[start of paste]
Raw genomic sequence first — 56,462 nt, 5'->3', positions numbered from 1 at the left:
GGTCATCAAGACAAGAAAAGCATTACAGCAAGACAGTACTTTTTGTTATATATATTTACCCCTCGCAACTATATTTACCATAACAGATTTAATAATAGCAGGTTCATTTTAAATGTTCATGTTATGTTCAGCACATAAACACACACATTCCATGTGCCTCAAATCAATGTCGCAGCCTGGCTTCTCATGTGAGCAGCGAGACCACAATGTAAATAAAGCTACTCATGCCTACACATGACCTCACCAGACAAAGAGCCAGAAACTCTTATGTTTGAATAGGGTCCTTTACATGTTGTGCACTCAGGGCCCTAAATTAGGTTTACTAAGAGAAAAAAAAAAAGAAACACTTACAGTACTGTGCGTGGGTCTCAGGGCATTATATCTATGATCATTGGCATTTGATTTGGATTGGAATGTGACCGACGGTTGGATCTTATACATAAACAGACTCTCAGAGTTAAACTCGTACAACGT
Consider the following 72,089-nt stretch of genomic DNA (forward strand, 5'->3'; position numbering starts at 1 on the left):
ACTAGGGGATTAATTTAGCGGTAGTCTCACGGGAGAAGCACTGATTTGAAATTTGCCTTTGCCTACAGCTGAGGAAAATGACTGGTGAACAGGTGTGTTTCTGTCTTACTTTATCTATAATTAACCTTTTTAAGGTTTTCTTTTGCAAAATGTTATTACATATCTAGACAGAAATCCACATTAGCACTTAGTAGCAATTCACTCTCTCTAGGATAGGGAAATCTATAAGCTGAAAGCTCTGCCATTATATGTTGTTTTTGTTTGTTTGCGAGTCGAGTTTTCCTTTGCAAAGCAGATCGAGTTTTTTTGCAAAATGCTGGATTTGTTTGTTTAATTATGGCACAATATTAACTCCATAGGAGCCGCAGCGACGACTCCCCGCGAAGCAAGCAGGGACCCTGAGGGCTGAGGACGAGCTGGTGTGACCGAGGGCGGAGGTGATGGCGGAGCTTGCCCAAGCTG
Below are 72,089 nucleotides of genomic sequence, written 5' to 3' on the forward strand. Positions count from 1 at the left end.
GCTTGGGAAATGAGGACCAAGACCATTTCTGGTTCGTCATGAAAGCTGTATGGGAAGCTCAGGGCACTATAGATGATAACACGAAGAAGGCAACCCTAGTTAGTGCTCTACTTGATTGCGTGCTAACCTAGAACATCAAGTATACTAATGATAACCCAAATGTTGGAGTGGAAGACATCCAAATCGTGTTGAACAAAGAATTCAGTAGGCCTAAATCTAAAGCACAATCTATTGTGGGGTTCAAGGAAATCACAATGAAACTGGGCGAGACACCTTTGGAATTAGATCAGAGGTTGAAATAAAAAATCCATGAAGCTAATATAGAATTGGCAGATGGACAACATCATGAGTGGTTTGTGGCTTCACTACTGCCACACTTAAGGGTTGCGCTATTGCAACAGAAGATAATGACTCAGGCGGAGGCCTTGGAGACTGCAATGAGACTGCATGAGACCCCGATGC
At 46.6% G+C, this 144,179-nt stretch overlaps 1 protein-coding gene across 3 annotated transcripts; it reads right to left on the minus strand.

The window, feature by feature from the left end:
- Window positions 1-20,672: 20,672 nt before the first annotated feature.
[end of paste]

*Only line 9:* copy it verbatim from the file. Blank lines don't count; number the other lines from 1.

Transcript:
- Window positions 1-20,672: 20,672 nt before the first annotated feature.